Acreage will be the other big determining factor in soybean production this year.  According to the USDA Prospective Plantings report we are looking for 81.5 million acres of soybeans to get planted.  This would be a record number of acres planted to soybeans in the US.  And, with planting delays in corn soybeans may be actually gaining some acreage.  We feel soybeans could still gain upwards of 1 million acres yet, but for now we are estimating soybean planted acreage at 81.8 million acres, 300,000 acres higher then the USDA prospective Plantings estimate.  We are also estimating harvested acreage at a conservative 80.5 million acres.  

The demand side of the equation is an interesting question.  Currently the USDA is estimating a 260 million bushel increase from 2012/2013 to 2013/2014.  This is almost all coming from a record pace of exports.  Looking back at the last few months it looks likely that China double booked their Feb-May needs from both the US and South America.  The idea was that if South America were to have major harvest delays like in years past they would take delivery on the US purchases, but if South America were to get moving quickly (as they did) then the plan was to take the South American shipments and cancel the US shipments.  So, when South America was able to move forward with harvest in a timely manner and get soybean shipments rolling China went to cancel US bookings but they were told they couldn't.  This eventually caused a big problem in China and sent them scrambling to try to cancel the lower priced South American soybeans, some of which ended up getting repurchased by the US.  This was not the situation the Chinese had in mind.  So, we think it is likely that the Chinese will not make that mistake again.  This could mean that China may not be as aggressive of a buyer next year if the South American crop looks good.  Currently we think exports could come down 40 million bushels next year but domestic crush could increase 30 million bushels putting our total usage estimate at 3.350 billion bushels.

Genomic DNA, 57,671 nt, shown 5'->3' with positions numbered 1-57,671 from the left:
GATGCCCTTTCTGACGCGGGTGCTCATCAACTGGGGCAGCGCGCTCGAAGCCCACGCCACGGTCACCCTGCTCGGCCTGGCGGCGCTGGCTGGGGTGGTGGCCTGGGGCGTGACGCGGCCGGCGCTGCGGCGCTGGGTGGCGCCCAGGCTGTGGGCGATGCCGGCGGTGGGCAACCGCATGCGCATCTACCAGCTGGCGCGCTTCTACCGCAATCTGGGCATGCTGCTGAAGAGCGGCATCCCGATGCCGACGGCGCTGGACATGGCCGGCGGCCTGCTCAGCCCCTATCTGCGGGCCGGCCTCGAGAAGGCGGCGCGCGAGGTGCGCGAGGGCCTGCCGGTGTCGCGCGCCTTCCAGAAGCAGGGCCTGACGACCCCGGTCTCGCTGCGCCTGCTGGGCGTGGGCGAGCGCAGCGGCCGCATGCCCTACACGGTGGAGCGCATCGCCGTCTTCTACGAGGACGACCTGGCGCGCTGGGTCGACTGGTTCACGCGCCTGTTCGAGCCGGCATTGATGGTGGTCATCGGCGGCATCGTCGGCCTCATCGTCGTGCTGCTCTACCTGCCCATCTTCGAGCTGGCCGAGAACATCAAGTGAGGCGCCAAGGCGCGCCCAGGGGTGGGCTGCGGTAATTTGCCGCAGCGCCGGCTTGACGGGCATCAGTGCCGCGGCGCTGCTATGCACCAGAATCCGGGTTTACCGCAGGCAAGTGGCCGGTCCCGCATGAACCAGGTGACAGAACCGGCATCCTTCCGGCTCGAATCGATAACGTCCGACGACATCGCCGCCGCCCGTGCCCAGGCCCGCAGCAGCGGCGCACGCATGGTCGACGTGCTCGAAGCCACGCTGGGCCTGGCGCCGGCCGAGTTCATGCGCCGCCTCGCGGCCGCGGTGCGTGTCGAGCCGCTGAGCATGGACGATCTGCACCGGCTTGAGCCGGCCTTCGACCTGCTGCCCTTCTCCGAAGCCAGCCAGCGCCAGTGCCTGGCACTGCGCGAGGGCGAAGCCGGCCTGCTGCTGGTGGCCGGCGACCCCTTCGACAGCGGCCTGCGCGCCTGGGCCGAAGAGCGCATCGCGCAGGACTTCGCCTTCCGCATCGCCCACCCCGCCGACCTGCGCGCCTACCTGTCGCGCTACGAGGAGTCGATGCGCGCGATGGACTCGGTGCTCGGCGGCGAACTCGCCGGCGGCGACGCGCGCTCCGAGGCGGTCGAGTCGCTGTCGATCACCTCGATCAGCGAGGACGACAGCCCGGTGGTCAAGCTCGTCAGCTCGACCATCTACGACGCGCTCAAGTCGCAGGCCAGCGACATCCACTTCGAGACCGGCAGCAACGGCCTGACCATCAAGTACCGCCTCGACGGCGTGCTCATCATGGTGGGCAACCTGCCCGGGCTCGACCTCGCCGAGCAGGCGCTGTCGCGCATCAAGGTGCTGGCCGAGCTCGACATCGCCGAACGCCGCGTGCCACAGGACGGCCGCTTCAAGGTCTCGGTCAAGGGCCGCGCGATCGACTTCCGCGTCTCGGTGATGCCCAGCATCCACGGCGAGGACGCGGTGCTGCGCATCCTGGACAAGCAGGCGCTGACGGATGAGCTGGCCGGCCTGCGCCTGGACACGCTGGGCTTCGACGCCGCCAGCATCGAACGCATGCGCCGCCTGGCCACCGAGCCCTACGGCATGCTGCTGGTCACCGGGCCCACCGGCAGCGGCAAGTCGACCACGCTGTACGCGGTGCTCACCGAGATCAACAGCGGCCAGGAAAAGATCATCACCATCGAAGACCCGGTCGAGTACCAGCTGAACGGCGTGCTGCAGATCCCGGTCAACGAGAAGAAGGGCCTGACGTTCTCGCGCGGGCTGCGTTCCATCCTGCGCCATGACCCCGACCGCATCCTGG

Zaner Ag Hedge's new crop soybean estimate -